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OP55 Social determinants of antenatal depression and anxiety among women in South Asia: a systematic review & meta-analysis*
  1. Nafisa Insan1,
  2. Anthony Weke1,
  3. Simon Forrest2,
  4. Judith Rankin1
  1. 1Population Health Sciences Institute, Newcastle University, Newcastle upon Tyne, UK
  2. 2Department of Sociology, Durham University, Durham, UK


Background Pregnancy is a time of major psychological changes making pregnant women more susceptible to depression and anxiety. Prevalence is higher among women living in Bangladesh, India and Pakistan, compared to high-income countries, due to poor understanding and lack of mental health integration within antenatal care. Antenatal depression/anxiety is associated with adverse outcomes including postnatal depression, low birth weight and impaired fetal development. Existing systematic reviews provided only limited information, including a lack of meta-analysis, on the social determinants of antenatal depression or anxiety in these South Asian countries. This review aimed to identify, synthesise and appraise the evidence on the social determinants associated with antenatal depression and anxiety in women living in Bangladesh, India and Pakistan.

Methods We searched five databases (MEDLINE, Embase, PsycINFO, Scopus, Web of Science) and PROSPERO using keywords and MeSH headings. Two investigators screened all search results independently. Supplementary searches included hand searching reference lists and citation searches using Google Scholar. Observational studies published between 1st January 2000 and 4th January 2021 were included if they were in the English language, used validated tools for measuring depression/anxiety in pregnant women and reported statistical associations or raw numbers. Quality of included studies were assessed using the Newcastle-Ottawa scale. Summary estimates were obtained using random-effects model. Heterogeneity and publication bias was measured using the I2 statistic and Egger’s test, respectively. The review was registered on PROSPERO (reference: CRD42020167903).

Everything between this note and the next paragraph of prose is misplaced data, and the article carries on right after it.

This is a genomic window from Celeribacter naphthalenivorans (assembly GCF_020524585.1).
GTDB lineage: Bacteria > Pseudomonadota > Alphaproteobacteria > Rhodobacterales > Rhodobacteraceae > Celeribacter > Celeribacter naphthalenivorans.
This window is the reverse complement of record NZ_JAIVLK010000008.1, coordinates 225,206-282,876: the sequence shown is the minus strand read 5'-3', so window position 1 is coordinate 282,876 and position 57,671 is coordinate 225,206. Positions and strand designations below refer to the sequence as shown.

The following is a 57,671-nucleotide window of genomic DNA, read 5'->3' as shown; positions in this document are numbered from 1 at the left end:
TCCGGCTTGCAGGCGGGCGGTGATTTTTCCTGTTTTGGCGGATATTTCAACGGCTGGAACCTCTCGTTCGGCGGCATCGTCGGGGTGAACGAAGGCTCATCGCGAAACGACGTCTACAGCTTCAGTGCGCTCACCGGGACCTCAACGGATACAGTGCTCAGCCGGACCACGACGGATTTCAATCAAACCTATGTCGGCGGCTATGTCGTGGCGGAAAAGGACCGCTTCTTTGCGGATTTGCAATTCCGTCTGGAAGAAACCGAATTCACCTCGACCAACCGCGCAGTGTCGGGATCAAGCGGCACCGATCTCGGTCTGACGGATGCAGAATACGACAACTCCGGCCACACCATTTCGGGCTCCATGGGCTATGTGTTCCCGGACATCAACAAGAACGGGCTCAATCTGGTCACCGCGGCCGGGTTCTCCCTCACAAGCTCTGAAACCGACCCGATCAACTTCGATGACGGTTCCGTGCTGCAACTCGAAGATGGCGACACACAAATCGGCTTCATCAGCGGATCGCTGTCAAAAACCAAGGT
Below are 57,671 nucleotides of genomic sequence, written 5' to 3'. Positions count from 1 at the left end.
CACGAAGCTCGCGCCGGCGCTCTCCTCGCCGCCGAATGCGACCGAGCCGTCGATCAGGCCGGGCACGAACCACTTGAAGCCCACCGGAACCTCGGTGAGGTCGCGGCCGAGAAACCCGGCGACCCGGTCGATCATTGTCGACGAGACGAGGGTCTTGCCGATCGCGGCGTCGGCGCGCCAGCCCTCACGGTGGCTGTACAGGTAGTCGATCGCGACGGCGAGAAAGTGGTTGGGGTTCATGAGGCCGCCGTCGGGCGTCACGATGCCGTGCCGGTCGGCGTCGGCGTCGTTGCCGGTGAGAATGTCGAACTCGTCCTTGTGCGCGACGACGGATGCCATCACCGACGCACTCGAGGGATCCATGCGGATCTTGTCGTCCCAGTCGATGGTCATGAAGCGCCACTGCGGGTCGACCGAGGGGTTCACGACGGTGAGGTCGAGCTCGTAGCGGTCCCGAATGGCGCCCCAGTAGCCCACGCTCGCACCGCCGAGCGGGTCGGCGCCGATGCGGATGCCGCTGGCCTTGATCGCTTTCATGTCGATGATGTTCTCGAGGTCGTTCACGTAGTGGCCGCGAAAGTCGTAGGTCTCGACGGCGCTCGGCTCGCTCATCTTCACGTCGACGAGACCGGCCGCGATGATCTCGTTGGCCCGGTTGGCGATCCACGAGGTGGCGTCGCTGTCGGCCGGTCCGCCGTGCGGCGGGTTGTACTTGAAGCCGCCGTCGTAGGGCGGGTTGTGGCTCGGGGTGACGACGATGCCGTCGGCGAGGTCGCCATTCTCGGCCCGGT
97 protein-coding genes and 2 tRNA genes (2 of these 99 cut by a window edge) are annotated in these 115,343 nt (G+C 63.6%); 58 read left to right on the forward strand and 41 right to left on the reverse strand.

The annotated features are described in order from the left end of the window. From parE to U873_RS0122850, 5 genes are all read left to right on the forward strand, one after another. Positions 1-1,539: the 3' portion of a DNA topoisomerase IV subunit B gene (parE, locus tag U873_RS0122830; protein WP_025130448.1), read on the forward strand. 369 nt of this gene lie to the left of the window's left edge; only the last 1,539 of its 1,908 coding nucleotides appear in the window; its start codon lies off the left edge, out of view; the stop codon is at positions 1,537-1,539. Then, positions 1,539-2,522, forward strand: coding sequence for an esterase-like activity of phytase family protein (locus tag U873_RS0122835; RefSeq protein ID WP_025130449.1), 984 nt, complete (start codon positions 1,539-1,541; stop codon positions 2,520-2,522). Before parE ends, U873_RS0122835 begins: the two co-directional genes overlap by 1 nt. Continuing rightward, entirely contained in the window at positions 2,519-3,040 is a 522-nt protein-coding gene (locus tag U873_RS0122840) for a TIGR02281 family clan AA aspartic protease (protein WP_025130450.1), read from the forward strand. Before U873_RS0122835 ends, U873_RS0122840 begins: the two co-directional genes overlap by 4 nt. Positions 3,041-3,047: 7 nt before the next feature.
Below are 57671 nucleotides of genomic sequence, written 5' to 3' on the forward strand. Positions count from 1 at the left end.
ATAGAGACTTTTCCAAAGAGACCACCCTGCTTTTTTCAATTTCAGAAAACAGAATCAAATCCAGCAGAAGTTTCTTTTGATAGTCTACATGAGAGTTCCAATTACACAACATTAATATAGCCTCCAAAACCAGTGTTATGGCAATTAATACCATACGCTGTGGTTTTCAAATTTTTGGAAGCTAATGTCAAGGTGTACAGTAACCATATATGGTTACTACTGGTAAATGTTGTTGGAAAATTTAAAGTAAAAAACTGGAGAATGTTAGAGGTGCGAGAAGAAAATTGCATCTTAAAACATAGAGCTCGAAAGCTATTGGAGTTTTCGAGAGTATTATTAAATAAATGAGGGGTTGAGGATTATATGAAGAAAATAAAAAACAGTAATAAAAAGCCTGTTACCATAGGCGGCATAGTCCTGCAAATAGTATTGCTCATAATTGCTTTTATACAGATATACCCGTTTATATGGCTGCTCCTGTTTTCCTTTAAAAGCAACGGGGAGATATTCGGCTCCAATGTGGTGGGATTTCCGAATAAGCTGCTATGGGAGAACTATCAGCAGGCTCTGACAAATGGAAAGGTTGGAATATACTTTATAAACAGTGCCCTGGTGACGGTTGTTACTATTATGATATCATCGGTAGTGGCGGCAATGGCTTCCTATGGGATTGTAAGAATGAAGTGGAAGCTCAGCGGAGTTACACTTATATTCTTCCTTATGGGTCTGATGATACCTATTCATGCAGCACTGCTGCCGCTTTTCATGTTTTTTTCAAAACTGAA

Results The searches identified 3,372 studies; following deduplication, 1,987 studies remained for screening. Following screening and supplementary searches, a total of 34 studies were included in this review (with 27,379 women). Meta-analysis of Adjusted Odds Ratios (AOR) found that Intimate partner violence (AOR 2.48, 95% CI 1.41–4.33), unplanned pregnancy (AOR 1.53, 95% CI 1.28–1.83), male gender preference (AOR 3.06, 95% CI 1.40–6.72) and poor relationship with in-laws (AOR 2.69, 95% CI 1.25–5.80) were significantly associated with antenatal depression.

Conclusion Screening tools to identify pregnant women at high risk of antenatal depression should be integrated within antenatal care to prevent adverse outcomes. Knowledge of social determinants will inform the development of such screening tools and interventions. One limitation of this review is the language restriction; however, international journals largely publish in English. Future research involving qualitative studies to understand the mechanisms within the associations are needed.

  • Mental health
  • maternal
  • global health

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